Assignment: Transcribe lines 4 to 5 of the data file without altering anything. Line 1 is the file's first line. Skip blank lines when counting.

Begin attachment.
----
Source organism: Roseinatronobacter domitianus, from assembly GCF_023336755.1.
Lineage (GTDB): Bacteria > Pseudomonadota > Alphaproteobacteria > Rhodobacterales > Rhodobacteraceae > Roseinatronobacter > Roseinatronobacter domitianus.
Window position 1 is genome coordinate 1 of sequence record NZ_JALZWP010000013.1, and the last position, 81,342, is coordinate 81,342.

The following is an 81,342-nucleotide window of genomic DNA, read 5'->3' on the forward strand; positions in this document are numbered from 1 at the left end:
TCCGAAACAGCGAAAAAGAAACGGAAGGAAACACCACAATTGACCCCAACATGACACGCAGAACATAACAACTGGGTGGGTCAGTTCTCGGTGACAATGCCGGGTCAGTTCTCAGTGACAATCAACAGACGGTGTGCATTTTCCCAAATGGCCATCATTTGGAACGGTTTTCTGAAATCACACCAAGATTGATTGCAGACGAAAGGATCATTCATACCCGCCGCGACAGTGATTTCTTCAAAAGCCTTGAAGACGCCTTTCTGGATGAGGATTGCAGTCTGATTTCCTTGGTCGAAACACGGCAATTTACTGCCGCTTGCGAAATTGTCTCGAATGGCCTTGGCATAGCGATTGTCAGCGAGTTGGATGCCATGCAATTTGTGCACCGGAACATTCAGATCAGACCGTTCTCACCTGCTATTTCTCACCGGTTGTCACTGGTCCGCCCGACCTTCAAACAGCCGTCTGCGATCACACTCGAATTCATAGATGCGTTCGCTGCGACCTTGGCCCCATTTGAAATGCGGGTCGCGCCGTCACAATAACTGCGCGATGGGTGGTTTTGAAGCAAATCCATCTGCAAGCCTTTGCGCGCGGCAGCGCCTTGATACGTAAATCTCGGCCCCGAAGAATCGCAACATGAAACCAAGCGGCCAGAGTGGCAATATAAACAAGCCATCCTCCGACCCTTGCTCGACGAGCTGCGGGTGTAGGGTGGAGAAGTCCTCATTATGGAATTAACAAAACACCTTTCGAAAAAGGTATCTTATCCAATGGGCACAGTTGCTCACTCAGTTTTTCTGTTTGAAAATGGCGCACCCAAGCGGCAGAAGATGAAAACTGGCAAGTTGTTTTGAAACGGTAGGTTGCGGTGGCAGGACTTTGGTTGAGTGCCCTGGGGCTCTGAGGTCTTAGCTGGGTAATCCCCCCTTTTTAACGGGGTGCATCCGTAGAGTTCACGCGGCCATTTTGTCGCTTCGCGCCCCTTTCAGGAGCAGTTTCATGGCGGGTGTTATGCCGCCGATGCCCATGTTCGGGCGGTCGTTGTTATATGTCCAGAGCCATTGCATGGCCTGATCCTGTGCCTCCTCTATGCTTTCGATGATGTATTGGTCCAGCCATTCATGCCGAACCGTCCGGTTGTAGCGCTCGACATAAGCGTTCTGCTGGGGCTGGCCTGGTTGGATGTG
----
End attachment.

The following is an 81,342-nucleotide window of genomic DNA, read 5'->3' on the forward strand; positions in this document are numbered from 1 at the left end:
TCCGAAACAGCGAAAAAGAAACGGAAGGAAACACCACAATTGACCCCAACATGACACGCAGAACATAACAACTGGGTGGGTCAGTTCTCGGTGACAATGCCGGGTCAGTTCTCAGTGACAATCAACAGACGGTGTGCATTTTCCCAAATGGCCATCATTTGGAACGGTTTTCTGAAATCACACCAAGATTGATTGCAGACGAAAGGATCATTCATACCCGCCGCGACAGTGATTTCTTCAAAAGCCTTGAAGACGCCTTTCTGGATGAGGATTGCAGTCTGATTTCCTTGGTCGAAACACGGCAATTTACTGCCGCTTGCGAAATTGTCTCGAATGGCCTTGGCATAGCGATTGTCAGCGAGTTGGATGCCATGCAATTTGTGCACCGGAACATTCAGATCAGACCGTTCTCACCTGCTATTTCTCACCGGTTGTCACTGGTCCGCCCGACCTTCAAACAGCCGTCTGCGATCACACTCGAATTCATAGATGCGTTCGCTGCGACCTTGGCCCCATTTGAAATGCGGGTCGCGCCGTCACAATAACTGCGCGATGGGTGGTTTTGAAGCAAATCCATCTGCAAGCCTTTGCGCGCGGCAGCGCCTTGATACGTAAATCTCGGCCCCGAAGAATCGCAACATGAAACCAAGCGGCCAGAGTGGCAATATAAACAAGCCATCCTCCGACCCTTGCTCGACGAGCTGCGGGTGTAGGGTGGAGAAGTCCTCATTATGGAATTAACAAAACACCTTTCGAAAAAGGTATCTTATCCAATGGGCACAGTTGCTCACTCAGTTTTTCTGTTTGAAAATGGCGCACCCAAGCGGCAGAAGATGAAAACTGGCAAGTTGTTTTGAAACGGTAGGTTGCGGTGGCAGGACTTTGGTTGAGTGCCCTGGGGCTCTGAGGTCTTAGCTGGGTAATCCCCCCTTTTTAACGGGGTGCATCCGTAGAGTTCACGCGGCCATTTTGTCGCTTCGCGCCCCTTTCAGGAGCAGTTTCATGGCGGGTGTTATGCCGCCGATGCCCATGTTCGGGCGGTCGTTGTTATATGTCCAGAGCCATTGCATGGCCTGATCCTGTGCCTCCTCTATGCTTTCGATGATGTATTGGTCCAGCCATTCATGCCGAACCGTCCGGTTGTAGCGCTCGACATAAGCGTTCTGCTGGGGCTGGCCTGGTTGGATGTG